To improve the accuracy of motion vector fields (MVFs) required for respiratory motion compensated (MoCo)
CT image reconstruction without increasing the computational complexity of the MVF estimation approach,
we propose a MVF upsampling method that is able to reduce the motion blurring in reconstructed 4D images.
While respiratory gating improves the temporal resolution, it leads to sparse view sampling artifacts. MoCo
image reconstruction has the potential to remove all motion artifacts while simultaneously making use of 100%
of the rawdata. However the MVF accuracy is still below the temporal resolution of the CBCT data acquisition.
Increasing the number of motion bins would increase reconstruction time and amplify sparse view artifacts, but
not necessarily the accuracy of MVF. Therefore we propose a new method to upsample estimated MVFs and
use those for MoCo. To estimate the MVFs, a modified version of the Demons algorithm is used. Our proposed
method is able to interpolate the original MVFs up to a factor that each projection has its own individual MVF.
To validate the method we use an artificially deformed clinical CT scan, with a breathing pattern of a real patient,
and patient data acquired with a TrueBeam<sup>TM</sup>4D CBCT system (Varian Medical Systems). We evaluate our
method for different numbers of respiratory bins, each again with different upsampling factors. Employing our
upsampling method, motion blurring in the reconstructed 4D images, induced by irregular breathing and the
limited temporal resolution of phase–correlated images, is substantially reduced.
Until today several algorithms have been developed that reduce or avoid artifacts caused by cardiac and respiratory motion in computed tomography (CT). The motion information is converted into so-called motion vector fields (MVFs) and used for motion compensation (MoCo) during the image reconstruction. To analyze these algorithms quantitatively there is the need for ground truth patient data displaying realistic motion. We developed a method to generate a digital ground truth displaying realistic cardiac and respiratory motion that can be used as a tool to assess MoCo algorithms. By the use of available MoCo methods we measured the motion in CT scans with high spatial and temporal resolution and transferred the motion information onto patient data with different anatomy or imaging modality, thereby reanimating the patient virtually. In addition to these images the ground truth motion information in the form of MVFs is available and can be used to benchmark the MVF estimation of MoCo algorithms. We here applied the method to generate 20 CT volumes displaying detailed cardiac motion that can be used for cone-beam CT (CBCT) simulations and a set of 8 MR volumes displaying respiratory motion. Our method is able to reanimate patient data virtually. In combination with the MVFs it serves as a digital ground truth and provides an improved framework to assess MoCo algorithms.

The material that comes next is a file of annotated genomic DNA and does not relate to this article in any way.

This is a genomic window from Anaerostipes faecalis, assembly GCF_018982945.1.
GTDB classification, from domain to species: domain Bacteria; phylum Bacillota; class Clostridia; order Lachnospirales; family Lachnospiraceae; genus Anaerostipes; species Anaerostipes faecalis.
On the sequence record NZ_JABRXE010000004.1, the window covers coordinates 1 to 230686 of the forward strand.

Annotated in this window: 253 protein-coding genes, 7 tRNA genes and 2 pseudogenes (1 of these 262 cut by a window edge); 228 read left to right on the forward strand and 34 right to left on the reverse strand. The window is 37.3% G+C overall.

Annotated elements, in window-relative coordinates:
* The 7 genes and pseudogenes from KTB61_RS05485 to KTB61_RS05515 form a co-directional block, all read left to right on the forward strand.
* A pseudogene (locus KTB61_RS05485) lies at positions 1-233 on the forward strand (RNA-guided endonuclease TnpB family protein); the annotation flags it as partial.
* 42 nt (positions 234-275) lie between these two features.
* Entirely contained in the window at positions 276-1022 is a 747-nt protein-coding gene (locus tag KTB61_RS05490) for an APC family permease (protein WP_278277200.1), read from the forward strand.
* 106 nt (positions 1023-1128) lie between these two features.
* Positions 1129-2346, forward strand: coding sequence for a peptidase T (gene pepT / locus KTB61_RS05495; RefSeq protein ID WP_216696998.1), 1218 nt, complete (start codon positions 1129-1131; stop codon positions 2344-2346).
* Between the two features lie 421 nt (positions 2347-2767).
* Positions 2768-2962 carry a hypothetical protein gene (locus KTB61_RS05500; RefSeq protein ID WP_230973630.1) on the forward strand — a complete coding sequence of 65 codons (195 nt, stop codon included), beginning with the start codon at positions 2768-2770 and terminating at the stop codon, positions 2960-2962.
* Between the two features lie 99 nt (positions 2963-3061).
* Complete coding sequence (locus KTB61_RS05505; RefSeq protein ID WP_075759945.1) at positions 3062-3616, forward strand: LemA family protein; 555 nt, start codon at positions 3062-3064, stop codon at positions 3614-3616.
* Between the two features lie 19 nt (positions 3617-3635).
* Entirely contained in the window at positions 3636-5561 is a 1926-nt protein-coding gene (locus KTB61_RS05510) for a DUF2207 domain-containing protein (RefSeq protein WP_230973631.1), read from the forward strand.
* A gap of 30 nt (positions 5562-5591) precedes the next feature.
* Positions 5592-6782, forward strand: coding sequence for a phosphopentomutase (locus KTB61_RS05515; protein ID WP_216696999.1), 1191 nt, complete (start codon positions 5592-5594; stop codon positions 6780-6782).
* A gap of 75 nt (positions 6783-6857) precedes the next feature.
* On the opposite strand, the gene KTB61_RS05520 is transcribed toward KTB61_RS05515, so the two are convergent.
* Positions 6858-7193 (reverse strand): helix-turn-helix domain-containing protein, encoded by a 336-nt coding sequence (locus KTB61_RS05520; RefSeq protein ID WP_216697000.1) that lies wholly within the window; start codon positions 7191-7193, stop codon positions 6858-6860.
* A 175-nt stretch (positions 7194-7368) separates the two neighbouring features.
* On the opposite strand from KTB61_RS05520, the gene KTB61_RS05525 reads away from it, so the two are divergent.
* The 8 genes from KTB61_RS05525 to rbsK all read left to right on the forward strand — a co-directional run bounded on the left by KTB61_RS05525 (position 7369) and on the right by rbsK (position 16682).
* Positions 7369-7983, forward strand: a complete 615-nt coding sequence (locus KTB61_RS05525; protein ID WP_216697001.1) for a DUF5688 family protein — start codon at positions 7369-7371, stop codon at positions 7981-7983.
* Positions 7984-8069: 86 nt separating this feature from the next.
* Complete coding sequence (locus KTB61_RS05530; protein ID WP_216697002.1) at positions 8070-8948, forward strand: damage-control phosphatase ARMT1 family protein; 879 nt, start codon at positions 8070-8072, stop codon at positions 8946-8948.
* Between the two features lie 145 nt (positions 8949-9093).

We propose an adapted method of our previously published five-dimensional (5D) motion compensation (MoCo)